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FM Synthesis (techniques, anecdotes)


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Is there a 8 operator VST out there with separate offset/ratio/pitch envelopes for each operator, or customizable envelopes/LFO's for various operator properties? I still can't believe FM8 only has a global pitch envelope and no way to modulate ratio/offset in the GUI.

Probably not. Stuff like this is why I think modular software is generally the best way to do FM.

 

8 operators though? :wacko:

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if you can run win32 vst, and feel brave, experiment with Voltage Phase Module, its a modular operator, so its possible in your VST32 capable DAW to modulate any two separate source audio streams any way you want before you feed them into it. its not realtime, because theres a predelay compensation for half of the time index/bandwidth so that deep modulations stay in time with your DAW. you can use any audio sources, but as in FM/PM, there will be tons of nyquist distortion without using a LPF on complex waveforms. it's the only plugin on the planet that does specifically this afaik. http://bedroomproducersblog.com/2014/06/18/voltage-phase-module/ (direct download in my profile)

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try it out with 2 sine sources first, and put an envelope on your mod input. the first algorithm modulates one stereo track with itself, left with right. the second uses channels 3 and 4 to modulate channels 1 and 2, summing both sources to mono. the third algo does the same as 2 except in stereo. its possible to do up to 4 source modulations with one instance of the plugin, but its of course possible to use as many instances of the plug as you like. it's more of an old fashioned modular synth sort of phase modulation, but afaik it is virtually indistinguishable from FM.

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is there a hardware FM synth for good automating of individual operator levels via CC?

Edited by skibby
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is there a hardware FM synth for good automating of individual operator levels via CC?

Not sure about individual levels, but on the TX81Z at least you can set operators' sensitivity to amplitude modulation, which is typically controlled by the Breath Control CC (#2).

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dave: do u have a favourite synth & synthesis technique of all time?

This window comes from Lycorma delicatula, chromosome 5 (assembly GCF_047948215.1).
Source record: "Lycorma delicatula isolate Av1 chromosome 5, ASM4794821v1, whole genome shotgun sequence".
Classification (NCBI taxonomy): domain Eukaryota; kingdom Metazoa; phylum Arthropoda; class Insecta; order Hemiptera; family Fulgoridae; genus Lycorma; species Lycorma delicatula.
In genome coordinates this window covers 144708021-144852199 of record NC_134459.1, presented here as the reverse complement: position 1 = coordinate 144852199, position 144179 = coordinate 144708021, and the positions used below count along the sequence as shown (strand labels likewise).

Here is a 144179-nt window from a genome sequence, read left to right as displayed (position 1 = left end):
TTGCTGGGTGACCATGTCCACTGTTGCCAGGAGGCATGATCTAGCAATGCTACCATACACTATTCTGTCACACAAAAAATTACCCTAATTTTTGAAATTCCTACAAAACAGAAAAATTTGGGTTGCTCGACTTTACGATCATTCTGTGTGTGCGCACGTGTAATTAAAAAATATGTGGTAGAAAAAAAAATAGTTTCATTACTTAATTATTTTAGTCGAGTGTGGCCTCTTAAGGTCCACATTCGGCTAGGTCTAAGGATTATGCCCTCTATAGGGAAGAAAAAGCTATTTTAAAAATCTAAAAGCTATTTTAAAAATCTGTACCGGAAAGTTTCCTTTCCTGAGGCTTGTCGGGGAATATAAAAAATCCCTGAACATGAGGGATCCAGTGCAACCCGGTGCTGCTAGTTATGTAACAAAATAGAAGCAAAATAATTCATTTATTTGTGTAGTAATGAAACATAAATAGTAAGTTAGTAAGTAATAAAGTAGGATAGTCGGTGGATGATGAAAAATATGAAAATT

rich: yeah u know im gunna say fm, so fm

it was first thing i got into, i bought a dx100 when i was 15 something like that

ultimate fm anecdote. thread answered! :aphexsign:

 

 

 

i know. :rtfm:

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is there a hardware FM synth for good automating of individual operator levels via CC?

no not on its own (at least for all the yamahas i've toyed with), making a custom sysex nrpn automation tool is the really the best way.

 

FS1R though however can have all parameters modified via CC using the Zeedit front end (windows only editor) in the last update upon my request I let the programmer know the program crashed with more than 4 assignable CC's, so he fixed it so now it seems like it can handle as many as you want. This is the only way i've gotten close to making a preset randomizer for the FS1r.

 

Zeedit is pretty much the only way I've been able to get really deep into the Fs1r, interface is pretty too

 

bottom line is most if not all Yamaha gear is lacking in the assignable CC department out of the box, but luckily a lot of software editor front ends that operate via Sysex have CC assignable options to the front end panel. I know that the TX812 and TX802 have software editor front ends via this multi-panel software editor CTRLR

In theory CTRLR can handle CC assignments to every knob on the front of these virtual panels, although i've never been able to get them to work. You can also run these panels as VST instruments.

Edited by John Ehrlichman
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downloaded midiquest and the sy 77 .sqz file

 

it works. envelopes are far easier to work out with a computer editor. interface could be more keyboard/arrow key friendly though.

 

sy77's reverb sounds good.

loads of mixer outputs.

rompler is actually good, can use analogue synth.type of waves, practically a 16 poly mulititimbral subtractive synth on top of the fm one.

and the fm is deep, a bit hard to get into without much experience tho.

with all those filters and synths, should be.possible to make voice sounds. not sure how to do it though. start with layering a patch with different band pass settings i suppose.